McCoy: Reds hitting coach says players ‘are on a mission’

Cincinnati led National League in hitting prior to Friday’s game vs. Arizona

Alan Zinter took a lot of hits from the fans and the media last season because the Cincinnati Reds weren’t getting hits.

As the hitting coach/batting instructor for the Reds, isn’t it Zinter’s job show the hitters that the batter’s box is something more than to just stand in?

ExploreReds proving to be 'bunch of ballers'

Never mind that a coach can feed a truckload of information to the hitters, but he can’t hit for them. They have to do it themselves.

So if Zinter was the blame for last season’s putrid .212 team batting average, then he must be the cause for this year’s team ripping the cover off the ball.

The Reds opened a three-game series in Arizona late Friday night leading the National League in hitting, RBI, slugging percentage and they were second in home runs.

After six games, five of them victories, some of the batting averages resemble slow-pitch softball numbers:

Jonathan India .476, Tyler Stephenson .455, Nick Castellanos .435, Mike Moustakas .412, Tucker Barnhart .385, Jesse Winker .375, Nick Senzel .357, Tyler Naquin .316.

The outliers are Eugenio Suarez at .111 and Joey Votto at .200.

And is the affable Zinter pleased after seeing results from his A to Z teachings?

You bet.

“For sure. . .100 percent,” he said. “Obviously the guys were not happy and we were not happy as an organization over what we did last year offensively.

“Even though we made it inti the playoffs last year, this team is capable of much more,” he added. “Everybody took it personal. They all studied, reviewed themselves and evaluated themselves over the offseason.

“We did a lot of stuff to prepare for maximum production,” he said. “This guys are on a mission and they have a chip on their shoulders. It’s nice to see early success in all the work and all the thought that has gone into this.”

So far, so good. . .really good.

After missing several games with flu-like symptoms, Jesse Winker returned to the lineup in left field and Tyler Naquin shifted to center, giving Nick Senzel a day off.

“He is going to be a spark plug rignt away,” said Zinter. “We missed Wink the last few days and it has been good that we didn’t need him, but we’re sure going to count on him, lean on him for a lot of ABs.”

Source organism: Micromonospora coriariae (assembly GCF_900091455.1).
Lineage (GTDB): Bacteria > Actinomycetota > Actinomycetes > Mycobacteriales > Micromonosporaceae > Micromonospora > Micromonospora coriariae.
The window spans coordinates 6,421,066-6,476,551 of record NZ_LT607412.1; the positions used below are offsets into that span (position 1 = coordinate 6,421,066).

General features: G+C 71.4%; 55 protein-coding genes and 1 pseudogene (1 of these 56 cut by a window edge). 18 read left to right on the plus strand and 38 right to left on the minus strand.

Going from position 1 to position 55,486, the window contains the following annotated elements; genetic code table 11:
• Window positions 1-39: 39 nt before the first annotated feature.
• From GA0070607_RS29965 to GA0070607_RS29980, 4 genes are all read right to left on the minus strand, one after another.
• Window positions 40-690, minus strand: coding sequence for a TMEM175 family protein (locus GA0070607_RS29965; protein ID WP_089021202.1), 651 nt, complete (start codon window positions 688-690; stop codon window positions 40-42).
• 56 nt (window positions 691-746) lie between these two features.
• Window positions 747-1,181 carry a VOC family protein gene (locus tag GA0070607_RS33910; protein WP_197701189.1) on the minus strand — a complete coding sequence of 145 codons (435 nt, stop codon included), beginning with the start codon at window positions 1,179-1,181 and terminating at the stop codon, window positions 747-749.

Joey Votto? A work in progress as he revamps his stance and his approach.

“He is coming along, but he isn’t right where he wants to be yet,” said Zinter. “It’s coming. You can see it. He is getting more comfortable. I’m proud of him for sticking to his guns and not going back to trying to see the ball as long as possible.

“He is taking a risk, he is getting after it, he is preparing hard, he is working hard and staying true to his guns.”

And Zinter hopes those blanks he is shooting right now soon turns into live ammunition.

Zinter broke into a broad grin when asked what he likes about rookie second baseman Jonathan India.

“Everything. How’s that? That kid is a really good player,” he said. “Young. Electric. He has so much poise. He is taking what they are giving him. With a runner on third with less than two outs he is perfect in that category.

“It has been just a pleasure seeing his development over a year,” Zinter added. “To see him have a great spring training and take it into the season, to be put into the lineup and be productive. . .he impacts that lineup on both sides of the ball. It is refreshing to see a young kid like that come in and be a big part of the team with such a big impact. He is very, very special.”

The other young player to catch Zinter’s eye is back-up catcher Tyler Stephenson.

“He continuously shows us that he is poised in the box,” said Zinter. “His ability to be off a few games and then step right in, jump on some pitches, have a good approach. That’s not easy for a young kid. A lot of young kids have to play every day to develop. But this kid is farther along than most young hitters. The way he prepares and acts it is almost like he has been around for 12 years.”

So team-wise, what has cause the flip-flop from terrible to terrific.

“Guys last year got into trying to do too much,” said Zinter. “They got away from the ability to have multiple swings. We did hit some home runs last year, but we didn’t give ourselves a chance. We had to be perfect last year. This year there is more of an understanding of not trying to create results rather than just hit the ball correctly, where it’s pitched, and let our natural talent take over. So now you are seeing a variety of hits to all parts of the field.

“To see young guys like Stephenson and India taking balls the other way with the shift on, it’s really, really cool to see. And it’s contagious. And it’s awesome.”

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